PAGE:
'I was shocked when my receptionist asked me what to do with her Rs 70 lakh cash lying at home.'
'My next-door grocery store owner asked me for a way out for the Rs 45 lakh cash lying in his locker,' says a CA who asked not to be identified.
Dilasha Seth and Ajay Modi report.
Illustration: Uttam Ghosh/Rediff.com
The temporary demonetisation of currency last week has not only led to long queues outside banks and ATMs, but also outside the offices of chartered accountants who are inundated with queries from their clients, distant relatives, receptionists and even the owner of the next-door grocery store.
Amid persistent fear of prosecution and penalty, people across income classes are looking for ways to do away with stacks of higher denomination currency.
When Ravi Kumar (name changed), a South Delhi-based senior corporate executive, called a leading CA to help him settle his NRI friend's Rs 40 lakh (Rs 4 million) cash, the CA, in a hurry, asked him to only contact him if he has more than Rs 1 crore (Rs 10 million).
But there are CAs entertaining queries for lower amounts as well.
A Delhi-based CA said queries received from clients and non-clients related to amounts between Rs 5 lakh (Rs 500,000) and Rs 20 lakh (Rs 2 million).
A CA said many businessmen are reworking their returns to show bigger income and profit.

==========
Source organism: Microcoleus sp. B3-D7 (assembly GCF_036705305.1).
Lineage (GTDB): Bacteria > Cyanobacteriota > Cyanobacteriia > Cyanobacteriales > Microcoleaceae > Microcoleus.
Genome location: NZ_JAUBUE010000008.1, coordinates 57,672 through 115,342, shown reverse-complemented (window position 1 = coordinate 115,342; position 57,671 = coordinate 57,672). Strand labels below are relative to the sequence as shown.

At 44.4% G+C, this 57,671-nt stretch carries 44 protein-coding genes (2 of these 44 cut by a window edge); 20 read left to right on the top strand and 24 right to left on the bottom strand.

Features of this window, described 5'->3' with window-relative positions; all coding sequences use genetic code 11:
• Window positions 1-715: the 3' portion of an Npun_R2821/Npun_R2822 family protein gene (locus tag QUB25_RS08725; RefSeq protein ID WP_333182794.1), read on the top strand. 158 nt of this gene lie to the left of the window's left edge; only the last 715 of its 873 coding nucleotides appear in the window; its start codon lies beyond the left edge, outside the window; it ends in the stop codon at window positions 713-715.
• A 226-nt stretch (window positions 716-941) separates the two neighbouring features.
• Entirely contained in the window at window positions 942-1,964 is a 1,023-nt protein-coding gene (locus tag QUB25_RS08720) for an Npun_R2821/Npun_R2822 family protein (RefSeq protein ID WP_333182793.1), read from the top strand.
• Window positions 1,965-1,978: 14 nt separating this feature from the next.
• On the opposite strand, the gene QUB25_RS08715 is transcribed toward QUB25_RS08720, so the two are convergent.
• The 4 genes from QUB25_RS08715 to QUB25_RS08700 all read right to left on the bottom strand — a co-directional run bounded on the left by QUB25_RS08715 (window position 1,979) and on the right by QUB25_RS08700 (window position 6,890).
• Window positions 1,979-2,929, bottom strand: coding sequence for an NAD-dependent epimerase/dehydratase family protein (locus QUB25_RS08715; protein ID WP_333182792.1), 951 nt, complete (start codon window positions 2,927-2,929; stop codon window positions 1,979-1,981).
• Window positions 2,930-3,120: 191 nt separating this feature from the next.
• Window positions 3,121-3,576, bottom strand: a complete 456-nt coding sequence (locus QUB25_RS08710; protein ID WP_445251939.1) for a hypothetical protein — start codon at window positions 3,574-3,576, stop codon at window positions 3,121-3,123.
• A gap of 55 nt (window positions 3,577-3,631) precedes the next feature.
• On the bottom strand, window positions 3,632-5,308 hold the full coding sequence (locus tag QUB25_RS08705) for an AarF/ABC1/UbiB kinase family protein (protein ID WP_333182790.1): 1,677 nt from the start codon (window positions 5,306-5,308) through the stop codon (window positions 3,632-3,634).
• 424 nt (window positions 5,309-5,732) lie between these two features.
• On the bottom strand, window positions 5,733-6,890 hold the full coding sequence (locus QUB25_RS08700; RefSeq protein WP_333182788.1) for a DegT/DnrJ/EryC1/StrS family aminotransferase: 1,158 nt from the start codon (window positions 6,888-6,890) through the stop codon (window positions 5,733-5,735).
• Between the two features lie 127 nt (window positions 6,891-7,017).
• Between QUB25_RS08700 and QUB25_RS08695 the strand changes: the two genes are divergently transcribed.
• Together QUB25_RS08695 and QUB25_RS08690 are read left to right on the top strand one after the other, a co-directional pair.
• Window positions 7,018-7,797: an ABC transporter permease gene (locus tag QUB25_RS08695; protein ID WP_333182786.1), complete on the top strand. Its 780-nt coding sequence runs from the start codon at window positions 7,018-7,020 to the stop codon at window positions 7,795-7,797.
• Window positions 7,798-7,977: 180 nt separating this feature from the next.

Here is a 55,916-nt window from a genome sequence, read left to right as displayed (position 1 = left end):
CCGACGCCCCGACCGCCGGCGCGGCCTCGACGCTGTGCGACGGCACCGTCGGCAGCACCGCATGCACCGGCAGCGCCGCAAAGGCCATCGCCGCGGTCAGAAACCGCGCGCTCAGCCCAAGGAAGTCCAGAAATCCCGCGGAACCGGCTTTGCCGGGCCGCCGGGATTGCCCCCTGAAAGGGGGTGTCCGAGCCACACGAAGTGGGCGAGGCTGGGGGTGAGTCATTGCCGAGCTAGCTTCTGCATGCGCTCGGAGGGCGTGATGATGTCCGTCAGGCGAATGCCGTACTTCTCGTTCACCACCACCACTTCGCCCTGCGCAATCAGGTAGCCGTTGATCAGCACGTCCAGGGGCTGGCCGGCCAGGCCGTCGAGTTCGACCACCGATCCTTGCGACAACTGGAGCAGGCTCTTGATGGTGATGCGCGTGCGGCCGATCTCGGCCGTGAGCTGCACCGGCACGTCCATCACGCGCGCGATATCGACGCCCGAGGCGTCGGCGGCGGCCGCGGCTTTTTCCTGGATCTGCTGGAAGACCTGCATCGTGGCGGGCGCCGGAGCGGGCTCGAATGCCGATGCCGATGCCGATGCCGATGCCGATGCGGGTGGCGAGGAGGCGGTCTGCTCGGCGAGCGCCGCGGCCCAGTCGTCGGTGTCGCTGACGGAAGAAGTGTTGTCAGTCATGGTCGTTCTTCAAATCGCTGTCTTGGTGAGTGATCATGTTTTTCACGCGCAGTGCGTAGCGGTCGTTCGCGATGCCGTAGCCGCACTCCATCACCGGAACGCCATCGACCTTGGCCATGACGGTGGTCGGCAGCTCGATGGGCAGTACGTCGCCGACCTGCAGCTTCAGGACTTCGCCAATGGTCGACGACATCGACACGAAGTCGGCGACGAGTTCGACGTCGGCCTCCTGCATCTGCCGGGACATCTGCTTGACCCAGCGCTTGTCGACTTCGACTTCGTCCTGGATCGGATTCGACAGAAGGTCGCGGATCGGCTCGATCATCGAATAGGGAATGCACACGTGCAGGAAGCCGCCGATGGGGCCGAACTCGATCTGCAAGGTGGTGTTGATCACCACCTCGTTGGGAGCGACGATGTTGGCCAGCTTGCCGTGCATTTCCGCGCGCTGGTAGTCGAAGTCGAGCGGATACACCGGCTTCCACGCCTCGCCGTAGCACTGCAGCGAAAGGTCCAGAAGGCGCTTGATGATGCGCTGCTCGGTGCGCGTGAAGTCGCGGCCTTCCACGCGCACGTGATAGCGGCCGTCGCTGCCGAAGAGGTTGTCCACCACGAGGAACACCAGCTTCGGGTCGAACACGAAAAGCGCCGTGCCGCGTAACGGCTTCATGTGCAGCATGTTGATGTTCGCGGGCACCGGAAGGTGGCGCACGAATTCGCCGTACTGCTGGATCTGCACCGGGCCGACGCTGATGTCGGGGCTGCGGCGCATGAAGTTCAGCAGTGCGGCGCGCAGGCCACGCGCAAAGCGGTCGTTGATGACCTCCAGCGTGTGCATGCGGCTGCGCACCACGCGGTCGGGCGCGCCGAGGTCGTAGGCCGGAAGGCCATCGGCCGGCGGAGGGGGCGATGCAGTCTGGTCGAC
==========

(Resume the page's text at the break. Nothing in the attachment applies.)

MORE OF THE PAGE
Returns can be filed without the balance sheet and so there is no need to make any change in the balance sheet.
A lot of people also seem to be using personal contacts with CAs to overcome the challenge.
"I was shocked when my receptionist asked me what to do with her Rs 70 lakh cash lying at home. My next-door grocery store owner asked me for a way out for the Rs 45 lakh cash lying in his locker. It was surprising to know they could have so much money with them," said a CA who asked not to be identified.
The fear of penalty is such that a person who paid an advance of Rs 20 lakh in cash has asked the seller to keep the money and the property, said a CA.
Rahul Garg, leader (direct taxes) at PwC, said while people recognise they will be liable to penalty, but there are unsure of the quantum.
While the revenue secretary has said the penalty would be to the tune of 200%, the income tax legislation talks of a 50 to 200% on a case-by-case basis.
Most official queries are from businessmen alone. A CA said there were two categories of businessmen: One who is running losses but show profit in books to ensure that banks don't close the credit line. The other is the one who shows a lower profit to avoid tax.
It is the second category of businessmen who are badly hit. He cannot show this money in his account now.
In the case of small businessmen, such amounts would run into several lakhs of rupees; these would be a few crores in case of mid-size businessmen, he said.
The second category of businessman is also being advised to identify family members and relatives to use their accounts to deposit up to Rs 250,000 per account.
These arrangements are being done at a cut of 10% to 15%, said a CA.
Those with bigger unaccounted cash might not be able to save all the money in spite of trying various combinations.
The worst-hit, explains a CA, are politicians and bureaucrats across the country with unaccounted cash.
They have many businessmen as friends, but the businessmen are burdened with their own cash management problems.
Neeru Ahuja, partner, Deloitte Haskins and Sells, said people should simply go and deposit the cash in banks rather than looking for convoluted ways around it.